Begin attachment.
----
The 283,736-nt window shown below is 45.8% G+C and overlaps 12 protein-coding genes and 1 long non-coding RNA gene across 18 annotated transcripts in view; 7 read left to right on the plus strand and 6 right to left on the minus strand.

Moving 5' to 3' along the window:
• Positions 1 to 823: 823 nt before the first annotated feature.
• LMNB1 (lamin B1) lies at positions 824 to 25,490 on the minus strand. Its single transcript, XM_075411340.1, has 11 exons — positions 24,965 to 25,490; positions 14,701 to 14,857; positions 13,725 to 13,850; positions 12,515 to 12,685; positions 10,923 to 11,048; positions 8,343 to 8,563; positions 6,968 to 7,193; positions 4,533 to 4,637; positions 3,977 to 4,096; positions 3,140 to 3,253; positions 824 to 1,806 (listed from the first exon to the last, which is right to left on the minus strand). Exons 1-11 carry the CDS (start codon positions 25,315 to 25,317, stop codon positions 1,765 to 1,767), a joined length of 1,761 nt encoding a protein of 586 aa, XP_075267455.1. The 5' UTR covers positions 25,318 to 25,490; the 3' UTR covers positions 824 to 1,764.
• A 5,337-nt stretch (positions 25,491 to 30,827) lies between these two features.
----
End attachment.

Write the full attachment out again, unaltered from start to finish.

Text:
The 283,736-nt window shown below is 45.8% G+C and overlaps 12 protein-coding genes and 1 long non-coding RNA gene across 18 annotated transcripts in view; 7 read left to right on the plus strand and 6 right to left on the minus strand.

Moving 5' to 3' along the window:
• Positions 1 to 823: 823 nt before the first annotated feature.
• LMNB1 (lamin B1) lies at positions 824 to 25,490 on the minus strand. Its single transcript, XM_075411340.1, has 11 exons — positions 24,965 to 25,490; positions 14,701 to 14,857; positions 13,725 to 13,850; positions 12,515 to 12,685; positions 10,923 to 11,048; positions 8,343 to 8,563; positions 6,968 to 7,193; positions 4,533 to 4,637; positions 3,977 to 4,096; positions 3,140 to 3,253; positions 824 to 1,806 (listed from the first exon to the last, which is right to left on the minus strand). Exons 1-11 carry the CDS (start codon positions 25,315 to 25,317, stop codon positions 1,765 to 1,767), a joined length of 1,761 nt encoding a protein of 586 aa, XP_075267455.1. The 5' UTR covers positions 25,318 to 25,490; the 3' UTR covers positions 824 to 1,764.
• A 5,337-nt stretch (positions 25,491 to 30,827) lies between these two features.